• Tareq Kamleh a former Australian doctor now helping Islamic State (IS) in Syria. Tareq responded for his warrant arrest, he said he had “no concern about any moves to cancel his passport or registration as a doctor.
• Ambulance officers Scott Stanton fear it could only be a matter of time before someone is badly hurt or even killed during a callout to help people high on ice.
• The Federal Health Minister Sussan Ley is putting pressure on the Senate to pass legislation that could see the price of some of Australia’s most common medicines halved.
Health News on Health Professional Radio. Today is the 22nd June 2015. Read by Rebecca Foster.
A former Australian doctor now helping Islamic State (IS) in Syria has responded to moves to arrest him, saying he no longer considers himself a citizen and the prospect of his passport being cancelled does not concern him.
A warrant for Tareq Kamleh’s arrest was obtained by the Australian Federal Police at a closed hearing of the Adelaide Magistrates Court on Thursday.
In a post on Facebook … Kamleh, 29, said he had “no concern” about any moves to cancel his passport or registration as a doctor.
In the post, which was addressed to the Australian Health Practitioner Regulation Agency (AHPRA), Kamleh said he intends to stay in Syria, and denied he has a “malicious character”.
“It is this injustice within the Australian judicial system that was a catalyst for me to leave.”
Police allege Kamleh is a member of, and recruited for, a terrorist organisation and that he entered a “declared area” under section 119.2 of the Criminal Code Act.
AHPRA announced recently that the Medical Board of Australia had begun regulatory action over Kamleh’s medical registration.
Kamleh worked in hospitals in South Australia, Queensland and the Northern Territory and remains registered as a doctor in Western Australia.
The former paediatric registrar recently appeared in an IS propaganda video revealing he had gone to Syria to work for the terrorist organisation.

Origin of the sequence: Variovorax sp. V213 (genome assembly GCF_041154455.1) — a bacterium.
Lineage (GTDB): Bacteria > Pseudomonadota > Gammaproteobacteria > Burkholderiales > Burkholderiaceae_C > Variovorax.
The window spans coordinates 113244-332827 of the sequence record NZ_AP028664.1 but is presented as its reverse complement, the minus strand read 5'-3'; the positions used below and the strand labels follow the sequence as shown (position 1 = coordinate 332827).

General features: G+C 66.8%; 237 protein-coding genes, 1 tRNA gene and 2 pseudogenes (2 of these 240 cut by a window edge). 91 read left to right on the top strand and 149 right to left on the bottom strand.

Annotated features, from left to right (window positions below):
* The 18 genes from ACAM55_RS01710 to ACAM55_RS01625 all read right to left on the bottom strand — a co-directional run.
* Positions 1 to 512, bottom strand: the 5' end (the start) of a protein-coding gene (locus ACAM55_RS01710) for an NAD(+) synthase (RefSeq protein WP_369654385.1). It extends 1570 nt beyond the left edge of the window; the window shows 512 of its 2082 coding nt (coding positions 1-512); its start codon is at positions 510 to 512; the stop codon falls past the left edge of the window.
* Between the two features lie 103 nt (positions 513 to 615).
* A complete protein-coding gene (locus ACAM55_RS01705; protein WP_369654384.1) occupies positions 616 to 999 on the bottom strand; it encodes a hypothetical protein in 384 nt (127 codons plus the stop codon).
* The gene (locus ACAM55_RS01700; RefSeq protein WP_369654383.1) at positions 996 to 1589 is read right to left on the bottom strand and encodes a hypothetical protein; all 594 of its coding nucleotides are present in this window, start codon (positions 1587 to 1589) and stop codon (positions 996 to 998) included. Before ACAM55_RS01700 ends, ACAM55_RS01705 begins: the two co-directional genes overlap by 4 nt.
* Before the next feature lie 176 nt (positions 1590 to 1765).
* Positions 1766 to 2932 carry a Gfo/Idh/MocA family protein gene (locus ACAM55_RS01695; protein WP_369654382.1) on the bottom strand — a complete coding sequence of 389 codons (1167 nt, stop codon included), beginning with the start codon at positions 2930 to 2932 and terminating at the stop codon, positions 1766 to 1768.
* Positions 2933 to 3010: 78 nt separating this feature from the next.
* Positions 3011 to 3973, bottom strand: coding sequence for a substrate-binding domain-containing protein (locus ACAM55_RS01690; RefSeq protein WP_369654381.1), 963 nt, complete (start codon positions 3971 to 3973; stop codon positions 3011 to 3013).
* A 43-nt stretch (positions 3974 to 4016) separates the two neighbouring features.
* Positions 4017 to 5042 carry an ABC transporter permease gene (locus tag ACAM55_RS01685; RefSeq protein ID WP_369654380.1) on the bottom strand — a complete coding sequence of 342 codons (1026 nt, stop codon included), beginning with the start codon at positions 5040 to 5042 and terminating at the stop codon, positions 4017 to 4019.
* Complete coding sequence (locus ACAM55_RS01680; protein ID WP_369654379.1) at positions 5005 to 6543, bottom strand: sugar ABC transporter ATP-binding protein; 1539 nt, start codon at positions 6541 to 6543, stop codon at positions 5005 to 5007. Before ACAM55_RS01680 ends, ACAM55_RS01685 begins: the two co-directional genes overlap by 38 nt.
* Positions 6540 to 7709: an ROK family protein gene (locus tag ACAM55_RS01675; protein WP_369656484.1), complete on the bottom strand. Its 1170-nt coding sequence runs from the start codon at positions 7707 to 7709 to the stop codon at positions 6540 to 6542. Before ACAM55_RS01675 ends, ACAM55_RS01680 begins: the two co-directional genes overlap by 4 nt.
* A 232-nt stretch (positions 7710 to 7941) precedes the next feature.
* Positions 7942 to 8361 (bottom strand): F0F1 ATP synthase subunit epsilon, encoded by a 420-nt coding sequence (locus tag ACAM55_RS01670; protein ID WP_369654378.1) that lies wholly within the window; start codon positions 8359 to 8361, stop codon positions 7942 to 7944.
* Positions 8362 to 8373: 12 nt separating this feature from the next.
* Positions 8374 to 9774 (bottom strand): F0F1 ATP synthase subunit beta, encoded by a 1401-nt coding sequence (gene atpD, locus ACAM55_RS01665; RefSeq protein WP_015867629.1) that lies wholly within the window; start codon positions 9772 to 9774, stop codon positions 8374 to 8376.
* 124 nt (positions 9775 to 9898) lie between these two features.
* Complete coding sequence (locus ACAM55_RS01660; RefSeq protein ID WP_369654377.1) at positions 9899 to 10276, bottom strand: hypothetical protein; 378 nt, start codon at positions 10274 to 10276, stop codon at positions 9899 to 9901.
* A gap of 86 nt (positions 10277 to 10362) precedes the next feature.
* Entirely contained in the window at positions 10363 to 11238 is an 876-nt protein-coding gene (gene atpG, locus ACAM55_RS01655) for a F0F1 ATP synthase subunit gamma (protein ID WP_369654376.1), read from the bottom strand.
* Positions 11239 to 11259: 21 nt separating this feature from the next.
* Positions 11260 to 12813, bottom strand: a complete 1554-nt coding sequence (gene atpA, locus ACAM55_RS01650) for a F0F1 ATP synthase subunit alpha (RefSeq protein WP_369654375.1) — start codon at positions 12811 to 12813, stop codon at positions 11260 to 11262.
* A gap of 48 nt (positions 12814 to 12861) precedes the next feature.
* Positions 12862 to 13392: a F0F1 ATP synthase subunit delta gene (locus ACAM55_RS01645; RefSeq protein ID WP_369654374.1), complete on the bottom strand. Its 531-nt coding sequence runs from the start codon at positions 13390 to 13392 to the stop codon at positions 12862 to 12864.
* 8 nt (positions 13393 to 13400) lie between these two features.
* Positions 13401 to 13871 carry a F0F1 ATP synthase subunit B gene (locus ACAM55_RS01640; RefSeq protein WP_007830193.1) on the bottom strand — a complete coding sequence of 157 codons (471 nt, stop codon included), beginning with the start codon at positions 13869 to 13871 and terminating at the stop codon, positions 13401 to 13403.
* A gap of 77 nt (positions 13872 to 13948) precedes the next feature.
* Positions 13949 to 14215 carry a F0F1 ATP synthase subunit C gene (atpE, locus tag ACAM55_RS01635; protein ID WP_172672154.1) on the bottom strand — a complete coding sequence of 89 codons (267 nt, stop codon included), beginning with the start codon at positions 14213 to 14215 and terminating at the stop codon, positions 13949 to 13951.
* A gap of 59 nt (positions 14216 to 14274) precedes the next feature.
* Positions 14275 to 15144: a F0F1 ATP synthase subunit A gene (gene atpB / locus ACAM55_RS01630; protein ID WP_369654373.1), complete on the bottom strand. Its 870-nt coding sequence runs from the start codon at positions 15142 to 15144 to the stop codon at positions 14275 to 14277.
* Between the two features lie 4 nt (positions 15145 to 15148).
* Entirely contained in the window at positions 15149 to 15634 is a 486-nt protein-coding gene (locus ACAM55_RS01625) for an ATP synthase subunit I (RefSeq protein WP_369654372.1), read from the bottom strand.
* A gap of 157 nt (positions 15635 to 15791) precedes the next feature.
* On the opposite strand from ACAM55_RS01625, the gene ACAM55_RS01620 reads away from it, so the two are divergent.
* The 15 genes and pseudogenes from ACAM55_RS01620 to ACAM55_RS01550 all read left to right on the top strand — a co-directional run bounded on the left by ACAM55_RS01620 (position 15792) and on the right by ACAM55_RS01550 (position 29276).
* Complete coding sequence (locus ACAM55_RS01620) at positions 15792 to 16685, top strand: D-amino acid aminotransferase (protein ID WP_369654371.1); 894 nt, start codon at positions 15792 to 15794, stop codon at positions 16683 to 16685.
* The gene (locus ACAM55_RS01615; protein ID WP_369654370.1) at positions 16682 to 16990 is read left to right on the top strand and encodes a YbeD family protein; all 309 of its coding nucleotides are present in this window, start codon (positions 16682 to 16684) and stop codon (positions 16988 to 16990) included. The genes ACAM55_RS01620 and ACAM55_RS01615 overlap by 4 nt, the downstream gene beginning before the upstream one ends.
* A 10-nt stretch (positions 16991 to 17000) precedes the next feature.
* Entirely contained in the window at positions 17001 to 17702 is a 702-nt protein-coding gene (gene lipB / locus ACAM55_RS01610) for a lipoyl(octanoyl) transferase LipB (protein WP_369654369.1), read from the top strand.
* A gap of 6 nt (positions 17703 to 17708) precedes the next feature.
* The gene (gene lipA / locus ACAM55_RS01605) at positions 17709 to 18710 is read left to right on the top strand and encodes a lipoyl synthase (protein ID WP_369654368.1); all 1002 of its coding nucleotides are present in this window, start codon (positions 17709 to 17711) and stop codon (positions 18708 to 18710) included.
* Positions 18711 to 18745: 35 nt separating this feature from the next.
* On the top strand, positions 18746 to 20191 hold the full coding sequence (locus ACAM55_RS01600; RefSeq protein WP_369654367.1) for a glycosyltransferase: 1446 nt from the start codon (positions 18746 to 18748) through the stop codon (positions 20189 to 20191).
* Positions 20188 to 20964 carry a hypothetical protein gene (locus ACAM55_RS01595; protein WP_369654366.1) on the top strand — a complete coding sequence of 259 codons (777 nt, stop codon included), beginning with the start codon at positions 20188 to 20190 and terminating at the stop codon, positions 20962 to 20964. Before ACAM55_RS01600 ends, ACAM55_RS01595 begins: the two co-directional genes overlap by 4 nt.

South Australian police said their joint counter-terrorism team had obtained the warrant and would be able to arrest Kamleh immediately if he returned to Australia.
Ambulance officers fear it could only be a matter of time before someone is badly hurt or even killed during a callout to help people high on ice.
Paramedics across Australia talk about the superhuman strength ice users can display, but in 25 years of treating all sorts of drug cases, veteran medic Scott Stanton says he has seen nothing like it.
“The patient was a female, of very slight build, probably around 40 to 50 kilograms,” he recalled of one case.
“It took three of us to restrain her, with the assistance of the [police], before we could give her an injection to try and sedate her.”
Having restrained the woman on scene, Mr Stanton and his team got her to hospital. But once there, the patient erupted into life once again.
“It required six wardsmen, myself and two doctors to restrain the patient and get a drip into her so we could anaesthetise her and get her to sleep … and even then we gave her enough of the drug that it would have put a horse to sleep. It was that much.”
Mr Stanton is a veteran of the heroin epidemic of the late 1990s. He remembers the emergence of ecstasy and speed.
He says he never feared heading out on shift to treat drug patients. Not until the rise of ice.
With ambulance officers facing rising violence, South Australia has launched a social media and advertising campaign to highlight assaults against paramedics.
The graphic video, shot using a mobile phone, shows a young man high on ice at a party pushing and screaming at a paramedic trying to treat his unconscious friend.
The campaign slogan tells viewers: “I can’t fight for your mate’s life if I’m fighting for mine.”
The Federal Health Minister is putting pressure on the Senate to pass legislation that could see the price of some of Australia’s most common medicines halved.
Sussan Ley last month signed off on new agreements with the Pharmacy Guild and Generic Medicines Industry Association that would save the budget more than $2 billion over five years.
The Government calculated that under the deal the price of more than 2,000 brands of prescription medicines would also fall, Ms Ley said.
“Overall within this package there is a very strong downward trend on the price of medicines, particularly the most common and popular medicines that people take,” she said.
Ms Ley said some of the most common medicines for cholesterol and heart conditions could halve in price, in some cases by $10 per script for general patients.
She said the Generic Medicines Industry Association deal meant the most expensive brand of a drug would be taken out of calculations when determining the price of generic medicines.
The Minister urged the Senate to pass the legislation this week.
This has been the news on Health Professional Radio. For more information on today’s items head to hpr.fm/news and subscribe to our podcast on itunes.